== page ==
The pam_user_policy module causes a user-specific PAM configuration to be evaluated and returns the result of evaluating such a configuration.
The pam_user_policy module implements all PAM service module functions.
The PAM configuration to evaluate is determined by looking for a pam_policy key in a user's attributes (see user_attr(4) ) or any rights profiles assigned to the user in user_attr(4) or in a default rights profile granted in policy.conf(4) , and then finally for any value assigned to PAM_POLICY in policy.conf. If no PAM configuration is found, the “unix” policy is used.
Failure to obtain a user name is considered an error (see below).
This module should generally be stacked as the first module, possibly as the only module, in a PAM service configuration using a control_flag value of 'sufficient' or 'binding', depending on the contents of the user-specific PAM configuration.
The pathname to the user-specific PAM configuration file passed to pam_eval(3PAM) must be absolute so pam_user_policy prepends “ /etc/security/pam_policy” to any non-absolute PAM configuration pathnames.
The following option can be passed to the module:
syslog(3C) debugging information at the LOG_DEBUG level
The pam_get_user(3PAM) function is used to retrieve the current user name and sets this to be the value of PAM_USER if PAM_USER was not already set. If no user name can be obtained, PAM_USER_UNKNOWN is returned.
The pam_user_policy authentication module then looks up the name of a PAM configuration file to use for that user as described above and evaluates the named configuration by calling pam_eval() with the same flags as were passed to the pam_user_policy authentication module.
The configuration file name found or the default “unix” is saved as module data (see pam_set_data (3PAM) for use by other pam_user_policy modules.
If the PAM_USER item is not set to a non-empty string then pam_user_policy returns PAM_USER_UNKNOWN immediately. If a PAM configuration file name was saved as module data by a previous call to a pam_user_policy module, then that configuration will be used; otherwise a PAM configuration will be looked up as described above. The service module then evaluates the named configuration by calling pam_eval() with the same flags as were passed to the service module.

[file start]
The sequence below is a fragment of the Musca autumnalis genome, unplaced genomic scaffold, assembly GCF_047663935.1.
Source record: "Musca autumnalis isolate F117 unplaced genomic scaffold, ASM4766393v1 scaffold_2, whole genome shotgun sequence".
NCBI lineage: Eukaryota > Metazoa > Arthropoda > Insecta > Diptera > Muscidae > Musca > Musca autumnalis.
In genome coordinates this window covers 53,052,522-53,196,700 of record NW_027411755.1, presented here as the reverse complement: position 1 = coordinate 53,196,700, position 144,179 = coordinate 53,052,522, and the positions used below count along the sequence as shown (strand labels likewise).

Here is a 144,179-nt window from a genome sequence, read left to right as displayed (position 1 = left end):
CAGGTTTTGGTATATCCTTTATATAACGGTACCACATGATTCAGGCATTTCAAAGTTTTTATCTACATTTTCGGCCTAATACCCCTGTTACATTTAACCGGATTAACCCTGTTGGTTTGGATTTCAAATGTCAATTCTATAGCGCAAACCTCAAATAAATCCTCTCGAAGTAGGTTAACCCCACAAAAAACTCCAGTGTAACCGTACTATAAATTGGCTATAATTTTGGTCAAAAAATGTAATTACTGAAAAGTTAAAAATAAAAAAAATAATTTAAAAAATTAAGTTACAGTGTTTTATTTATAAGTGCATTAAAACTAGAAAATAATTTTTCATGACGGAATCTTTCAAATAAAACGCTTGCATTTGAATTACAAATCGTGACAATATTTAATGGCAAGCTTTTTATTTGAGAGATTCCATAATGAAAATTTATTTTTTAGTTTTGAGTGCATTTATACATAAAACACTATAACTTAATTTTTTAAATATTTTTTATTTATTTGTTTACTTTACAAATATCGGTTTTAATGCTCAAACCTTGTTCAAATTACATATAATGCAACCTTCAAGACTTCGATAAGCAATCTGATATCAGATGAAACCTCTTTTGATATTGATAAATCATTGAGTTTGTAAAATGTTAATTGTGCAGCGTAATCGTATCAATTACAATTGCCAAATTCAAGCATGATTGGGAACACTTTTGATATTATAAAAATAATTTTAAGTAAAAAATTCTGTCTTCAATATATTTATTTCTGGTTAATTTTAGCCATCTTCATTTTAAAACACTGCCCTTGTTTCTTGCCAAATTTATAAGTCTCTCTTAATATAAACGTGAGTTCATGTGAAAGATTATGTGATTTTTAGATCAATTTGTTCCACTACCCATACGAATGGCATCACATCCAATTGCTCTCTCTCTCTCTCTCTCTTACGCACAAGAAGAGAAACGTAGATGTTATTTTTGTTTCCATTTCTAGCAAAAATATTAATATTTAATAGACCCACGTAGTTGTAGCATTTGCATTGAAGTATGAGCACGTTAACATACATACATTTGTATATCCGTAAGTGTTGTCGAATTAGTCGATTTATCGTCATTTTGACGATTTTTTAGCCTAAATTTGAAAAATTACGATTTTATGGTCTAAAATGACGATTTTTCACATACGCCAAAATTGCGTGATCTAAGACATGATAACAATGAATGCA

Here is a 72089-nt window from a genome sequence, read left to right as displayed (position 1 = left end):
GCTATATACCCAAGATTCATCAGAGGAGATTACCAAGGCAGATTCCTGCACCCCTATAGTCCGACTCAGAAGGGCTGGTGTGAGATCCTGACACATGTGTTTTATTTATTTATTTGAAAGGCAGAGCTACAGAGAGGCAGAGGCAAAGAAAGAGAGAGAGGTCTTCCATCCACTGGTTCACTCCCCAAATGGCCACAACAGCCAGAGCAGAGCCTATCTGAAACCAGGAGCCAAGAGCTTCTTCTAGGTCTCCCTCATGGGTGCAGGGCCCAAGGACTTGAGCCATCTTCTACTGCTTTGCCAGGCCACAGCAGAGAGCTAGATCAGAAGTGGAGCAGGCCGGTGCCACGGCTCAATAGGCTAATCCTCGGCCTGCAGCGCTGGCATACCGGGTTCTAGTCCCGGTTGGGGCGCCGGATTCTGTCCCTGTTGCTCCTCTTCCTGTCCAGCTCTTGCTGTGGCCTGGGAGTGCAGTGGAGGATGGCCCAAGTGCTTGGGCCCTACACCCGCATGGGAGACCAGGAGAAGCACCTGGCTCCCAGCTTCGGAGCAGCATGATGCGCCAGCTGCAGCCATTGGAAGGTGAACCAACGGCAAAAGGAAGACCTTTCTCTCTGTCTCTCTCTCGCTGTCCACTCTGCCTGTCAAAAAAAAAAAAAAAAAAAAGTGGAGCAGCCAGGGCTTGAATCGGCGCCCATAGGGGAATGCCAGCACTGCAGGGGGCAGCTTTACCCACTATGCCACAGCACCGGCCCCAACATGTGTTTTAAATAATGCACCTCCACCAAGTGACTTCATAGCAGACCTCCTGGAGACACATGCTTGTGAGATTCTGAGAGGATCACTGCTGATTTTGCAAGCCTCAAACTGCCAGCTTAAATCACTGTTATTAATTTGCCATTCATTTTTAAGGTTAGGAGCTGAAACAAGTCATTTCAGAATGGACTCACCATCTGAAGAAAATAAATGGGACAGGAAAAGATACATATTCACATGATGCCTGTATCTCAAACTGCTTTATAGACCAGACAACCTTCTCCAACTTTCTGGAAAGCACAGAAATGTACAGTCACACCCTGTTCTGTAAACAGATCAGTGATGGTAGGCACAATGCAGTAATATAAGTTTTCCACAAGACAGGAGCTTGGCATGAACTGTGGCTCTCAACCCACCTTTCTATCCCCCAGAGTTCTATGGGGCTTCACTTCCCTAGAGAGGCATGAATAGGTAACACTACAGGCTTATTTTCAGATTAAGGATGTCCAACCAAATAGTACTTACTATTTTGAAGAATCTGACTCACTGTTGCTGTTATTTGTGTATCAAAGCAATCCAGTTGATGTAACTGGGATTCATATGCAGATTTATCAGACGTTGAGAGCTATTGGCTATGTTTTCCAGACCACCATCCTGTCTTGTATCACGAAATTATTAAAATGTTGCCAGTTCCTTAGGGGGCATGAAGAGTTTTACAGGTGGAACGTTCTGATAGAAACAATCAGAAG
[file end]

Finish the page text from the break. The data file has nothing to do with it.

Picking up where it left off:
The configuration file name found or the default “unix” is saved as module data (see pam_set_data (3PAM)) for use by other pam_user_policy modules.
If PAM_USER is not set or cannot be obtained, the module's service functions return PAM_USER_UNKNOWN. If module-specific data cannot be stored, PAM_SERVICE_ERR is returned. Failure to allocate resources causes the module to return PAM_BUF_ERR. Otherwise the value returned by pam_eval () is returned.
A number of pam.conf files for inclusion by pam_user_policy can be found in /etc/security/pam_policy :
Use only Unix passwords for authentication, account management, and password management.
Use Kerberos V5 only for authentication, account management, and password management.
Use Kerberos V5 for authentication with fallback on Unix authentication, use Kerberos V5 for account management and password management for Kerberos users and Unix for account management and password management for Unix users.
Use Unix for authentication, account management, and password management and then optionally using Kerberos V5 for authentication, account management and password management for Kerberos users.
Use pam_ldap(5) for authentication, account management, and password management for LDAP users and Unix for authentication, account management, and password management for Unix users.
Try Kerberos V, LDAP and Unix, in that order, and as sufficient, for authentication, account management, and password management.
In the following example, user 'larry' should only be authenticated with Kerberos V5 for all PAM services.
$ usermod -K pam_policy=krb5_only larryExample 2 Use the PAM configuration /etc/security/pam_policy/custom for a user.
In the following example, the PAM configuration /etc/security/pam_policy/custom should be used for user 'curly'. This custom PAM configuration might have different configurations for different PAM services, such as requiring Unix authentication for console logins but Kerberos V5 for all other PAM services.
$ usermod -K pam_policy=custom curlyExample 3 Create a new profile.
The following example creates a new profile named “PAM Per-User Policy of LDAP” and assign it to user 'moe' indicating that pam_ldap(5) should be used for all PAM services. Alternatively the profile could be assigned to all users by adding it to PROFS_GRANTED in policy.conf(4) .
$ profiles -p "PAM Per-User Policy of LDAP" \ 'set desc="Profile which sets pam_policy=ldap"; set pam_policy=ldap; exit;' $ usermod -P "PAM Per-User Policy of LDAP" moeExample 4 Add a new user.
The following example adds a new user named 'shemp' who uses the PAM configuration /usr/local/etc/pam.conf for all PAM services.
$ useradd -K pam_policy=/usr/local/etc/pam.conf shemp
See attributes(5) for descriptions of the following attributes:
The interfaces in libpam (3LIB) are MT-Safe only if each thread within the multithreaded application uses its own PAM handle.